Applicants for housing have a right to obtain a copy of their own CORI, attempt to correct mistakes on their CORI, and seek to have one or more of their records sealed (after 10 years for felonies and 5 years for misdemeanors). An applicant should never give a copy of their CORI to a housing provider. Housing providers must get a release signed by applicant to pull CORI.
Any housing provider can get a CORI to evaluate an applicant for rental or lease of housing. A housing provider will be able to see felony convictions for 10 years and misdemeanor convictions for 5 years following incarceration/custody or disposition of the case, and pending criminal charges, including cases continued without a finding.
Under Federal public housing regulations: A Housing Authority may deny applicants “whose habits and practices reasonably may be expected to have a detrimental effect on the residents or the project environment.” A Housing Authority must deny an application if it finds that:
- A household member is currently engaged in illegal use of drugs.
- It has reasonable cause to believe a household member’s abuse of alcohol may threaten the health and safety of other residents.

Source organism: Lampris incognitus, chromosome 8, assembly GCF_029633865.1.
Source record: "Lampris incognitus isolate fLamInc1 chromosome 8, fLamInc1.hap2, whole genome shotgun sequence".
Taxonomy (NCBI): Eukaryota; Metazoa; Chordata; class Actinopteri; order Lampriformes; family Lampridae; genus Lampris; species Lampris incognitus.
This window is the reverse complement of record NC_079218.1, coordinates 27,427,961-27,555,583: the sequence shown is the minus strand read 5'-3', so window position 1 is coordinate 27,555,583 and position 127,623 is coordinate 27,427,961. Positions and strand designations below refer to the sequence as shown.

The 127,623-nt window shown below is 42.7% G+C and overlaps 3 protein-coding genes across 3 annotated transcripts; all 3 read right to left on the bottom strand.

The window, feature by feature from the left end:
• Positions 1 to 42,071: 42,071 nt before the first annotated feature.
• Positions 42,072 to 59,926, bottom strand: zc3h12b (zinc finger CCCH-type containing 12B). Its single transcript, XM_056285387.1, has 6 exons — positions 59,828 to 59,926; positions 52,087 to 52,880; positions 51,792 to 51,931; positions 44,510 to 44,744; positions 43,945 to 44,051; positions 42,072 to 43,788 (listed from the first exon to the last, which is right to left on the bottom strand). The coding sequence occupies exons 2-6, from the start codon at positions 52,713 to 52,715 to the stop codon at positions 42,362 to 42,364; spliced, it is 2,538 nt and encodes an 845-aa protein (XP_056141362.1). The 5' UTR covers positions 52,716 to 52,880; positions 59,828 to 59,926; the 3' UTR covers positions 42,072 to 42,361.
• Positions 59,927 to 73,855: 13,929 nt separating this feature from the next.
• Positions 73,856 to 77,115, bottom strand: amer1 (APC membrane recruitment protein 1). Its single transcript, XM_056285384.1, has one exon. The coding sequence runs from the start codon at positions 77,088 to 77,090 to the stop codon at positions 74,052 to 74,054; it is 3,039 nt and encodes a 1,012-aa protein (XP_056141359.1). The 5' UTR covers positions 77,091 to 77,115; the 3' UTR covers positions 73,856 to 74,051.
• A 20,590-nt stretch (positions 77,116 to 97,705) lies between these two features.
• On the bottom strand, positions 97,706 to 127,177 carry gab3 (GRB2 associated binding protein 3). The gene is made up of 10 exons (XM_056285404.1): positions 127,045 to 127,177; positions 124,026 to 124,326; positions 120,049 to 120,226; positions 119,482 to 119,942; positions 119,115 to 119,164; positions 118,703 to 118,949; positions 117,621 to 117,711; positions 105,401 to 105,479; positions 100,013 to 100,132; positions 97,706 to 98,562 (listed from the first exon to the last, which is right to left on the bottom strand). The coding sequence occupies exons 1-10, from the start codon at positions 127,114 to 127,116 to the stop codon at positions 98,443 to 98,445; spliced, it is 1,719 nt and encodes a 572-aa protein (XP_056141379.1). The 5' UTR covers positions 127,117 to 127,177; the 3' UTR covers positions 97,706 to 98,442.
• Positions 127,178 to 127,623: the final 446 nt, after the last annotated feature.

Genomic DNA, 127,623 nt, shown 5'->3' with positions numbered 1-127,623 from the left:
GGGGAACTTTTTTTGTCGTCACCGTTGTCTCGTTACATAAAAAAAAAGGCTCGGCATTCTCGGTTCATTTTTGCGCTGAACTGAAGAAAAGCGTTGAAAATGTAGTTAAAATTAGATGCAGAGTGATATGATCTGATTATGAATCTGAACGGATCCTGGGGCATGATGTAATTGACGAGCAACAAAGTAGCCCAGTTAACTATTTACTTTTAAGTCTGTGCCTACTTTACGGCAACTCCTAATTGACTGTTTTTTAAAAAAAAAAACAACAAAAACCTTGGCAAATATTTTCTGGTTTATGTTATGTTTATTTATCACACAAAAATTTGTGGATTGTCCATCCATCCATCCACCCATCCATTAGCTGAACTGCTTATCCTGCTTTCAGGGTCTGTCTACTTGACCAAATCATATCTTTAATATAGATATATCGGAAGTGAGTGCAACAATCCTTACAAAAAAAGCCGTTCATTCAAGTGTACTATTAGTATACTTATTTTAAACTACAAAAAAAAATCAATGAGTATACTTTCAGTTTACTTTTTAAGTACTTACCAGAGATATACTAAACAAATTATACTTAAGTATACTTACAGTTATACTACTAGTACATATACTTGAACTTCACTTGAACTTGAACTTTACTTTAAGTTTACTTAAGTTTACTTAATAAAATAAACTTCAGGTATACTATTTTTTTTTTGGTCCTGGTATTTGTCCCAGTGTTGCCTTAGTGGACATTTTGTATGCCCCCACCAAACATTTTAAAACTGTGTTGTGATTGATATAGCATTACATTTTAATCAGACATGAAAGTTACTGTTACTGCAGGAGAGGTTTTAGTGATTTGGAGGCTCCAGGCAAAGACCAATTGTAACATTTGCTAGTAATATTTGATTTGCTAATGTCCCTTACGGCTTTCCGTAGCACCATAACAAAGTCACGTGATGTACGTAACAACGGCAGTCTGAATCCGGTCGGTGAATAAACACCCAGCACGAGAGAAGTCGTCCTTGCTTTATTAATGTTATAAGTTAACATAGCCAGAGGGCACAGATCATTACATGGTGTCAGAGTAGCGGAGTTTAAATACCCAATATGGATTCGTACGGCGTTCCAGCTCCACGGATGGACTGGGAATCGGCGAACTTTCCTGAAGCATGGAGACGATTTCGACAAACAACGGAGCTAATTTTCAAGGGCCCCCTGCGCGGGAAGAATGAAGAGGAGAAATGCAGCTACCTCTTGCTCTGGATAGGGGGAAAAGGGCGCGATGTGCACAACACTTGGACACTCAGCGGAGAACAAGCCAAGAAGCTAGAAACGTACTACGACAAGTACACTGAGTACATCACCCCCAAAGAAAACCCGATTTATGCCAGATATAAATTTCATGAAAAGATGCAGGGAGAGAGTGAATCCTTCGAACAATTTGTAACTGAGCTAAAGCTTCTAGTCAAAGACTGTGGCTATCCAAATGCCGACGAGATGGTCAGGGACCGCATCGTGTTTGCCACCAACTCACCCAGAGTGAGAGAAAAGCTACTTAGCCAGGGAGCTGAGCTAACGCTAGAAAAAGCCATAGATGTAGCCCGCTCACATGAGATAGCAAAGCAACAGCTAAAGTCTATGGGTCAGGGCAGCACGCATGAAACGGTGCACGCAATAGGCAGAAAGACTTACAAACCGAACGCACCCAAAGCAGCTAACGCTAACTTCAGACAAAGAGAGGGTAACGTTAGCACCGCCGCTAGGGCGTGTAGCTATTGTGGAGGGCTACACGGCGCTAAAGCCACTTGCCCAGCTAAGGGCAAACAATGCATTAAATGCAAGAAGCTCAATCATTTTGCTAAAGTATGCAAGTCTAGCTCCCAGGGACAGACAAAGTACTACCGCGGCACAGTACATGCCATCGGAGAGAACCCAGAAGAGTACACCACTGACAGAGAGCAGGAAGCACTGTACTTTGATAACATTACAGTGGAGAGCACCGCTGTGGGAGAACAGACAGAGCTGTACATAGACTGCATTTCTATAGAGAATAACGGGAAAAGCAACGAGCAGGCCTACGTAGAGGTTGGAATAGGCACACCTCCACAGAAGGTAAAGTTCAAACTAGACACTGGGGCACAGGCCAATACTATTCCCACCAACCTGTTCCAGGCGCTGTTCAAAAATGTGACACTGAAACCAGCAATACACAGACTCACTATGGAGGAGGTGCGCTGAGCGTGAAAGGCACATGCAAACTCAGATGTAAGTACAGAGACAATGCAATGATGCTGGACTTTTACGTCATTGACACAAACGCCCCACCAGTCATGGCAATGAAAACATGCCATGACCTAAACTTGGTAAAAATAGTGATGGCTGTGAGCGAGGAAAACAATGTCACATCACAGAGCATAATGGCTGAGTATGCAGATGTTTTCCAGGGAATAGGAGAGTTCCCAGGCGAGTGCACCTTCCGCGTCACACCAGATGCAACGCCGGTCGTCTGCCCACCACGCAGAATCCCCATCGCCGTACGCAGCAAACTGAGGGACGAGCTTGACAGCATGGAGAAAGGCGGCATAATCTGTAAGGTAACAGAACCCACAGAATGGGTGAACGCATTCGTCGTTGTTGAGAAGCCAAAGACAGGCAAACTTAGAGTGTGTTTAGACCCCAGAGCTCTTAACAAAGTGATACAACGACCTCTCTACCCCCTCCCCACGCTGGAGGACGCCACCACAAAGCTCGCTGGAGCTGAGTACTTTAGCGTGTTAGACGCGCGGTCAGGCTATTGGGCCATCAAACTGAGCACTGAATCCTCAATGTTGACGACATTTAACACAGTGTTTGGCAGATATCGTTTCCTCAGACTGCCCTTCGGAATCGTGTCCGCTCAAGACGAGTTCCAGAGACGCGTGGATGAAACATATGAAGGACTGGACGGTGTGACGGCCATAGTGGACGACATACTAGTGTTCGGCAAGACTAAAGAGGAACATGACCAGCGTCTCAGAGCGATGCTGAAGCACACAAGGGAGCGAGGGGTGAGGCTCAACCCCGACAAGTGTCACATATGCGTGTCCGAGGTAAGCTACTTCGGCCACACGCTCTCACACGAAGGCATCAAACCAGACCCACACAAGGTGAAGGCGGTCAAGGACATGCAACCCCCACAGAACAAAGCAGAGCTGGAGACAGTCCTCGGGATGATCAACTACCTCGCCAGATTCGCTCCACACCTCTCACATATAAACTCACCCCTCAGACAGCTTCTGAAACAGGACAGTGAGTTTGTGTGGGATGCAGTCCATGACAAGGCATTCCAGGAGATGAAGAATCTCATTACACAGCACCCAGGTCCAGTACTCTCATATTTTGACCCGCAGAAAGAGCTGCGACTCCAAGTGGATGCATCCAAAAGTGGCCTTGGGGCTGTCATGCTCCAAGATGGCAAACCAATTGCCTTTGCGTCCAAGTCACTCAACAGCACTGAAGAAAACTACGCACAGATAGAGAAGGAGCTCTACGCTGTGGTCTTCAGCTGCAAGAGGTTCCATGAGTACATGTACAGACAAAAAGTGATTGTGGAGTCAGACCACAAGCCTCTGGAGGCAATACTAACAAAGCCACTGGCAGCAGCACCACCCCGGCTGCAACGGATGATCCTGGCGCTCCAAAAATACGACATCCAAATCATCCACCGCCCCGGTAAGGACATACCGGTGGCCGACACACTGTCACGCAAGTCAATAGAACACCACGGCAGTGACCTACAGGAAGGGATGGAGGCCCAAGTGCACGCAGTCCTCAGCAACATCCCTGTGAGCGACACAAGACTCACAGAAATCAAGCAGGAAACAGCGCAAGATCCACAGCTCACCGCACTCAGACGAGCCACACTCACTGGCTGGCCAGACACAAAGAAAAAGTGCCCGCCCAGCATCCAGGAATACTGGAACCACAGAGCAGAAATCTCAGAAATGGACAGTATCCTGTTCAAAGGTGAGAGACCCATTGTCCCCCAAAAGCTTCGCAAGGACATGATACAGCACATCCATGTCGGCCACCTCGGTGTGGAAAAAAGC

- A household member is subject to a lifetime registration requirement under a state sex offender registration program, was convicted of methamphetamine production in federally-assisted housing, or was evicted from federally-assisted housing for drug-related criminal activity.
Applications for state public housing may be denied for various reasons. State aided programs must screen out all those whose past behavior, if repeated, would violate the lease (e.g. threatening others, criminal activity affecting housing or illegal drug use). An applicant’s CORI should only be checked when the housing authority decides that individual is otherwise qualified to be a tenant. Applicants have a right to a hearing if denied.
Individuals with a negative CORI report arising from a disability, such as former substance abusers, may be entitled to have their CORI report be overlooked as a reasonable accommodation to their disability.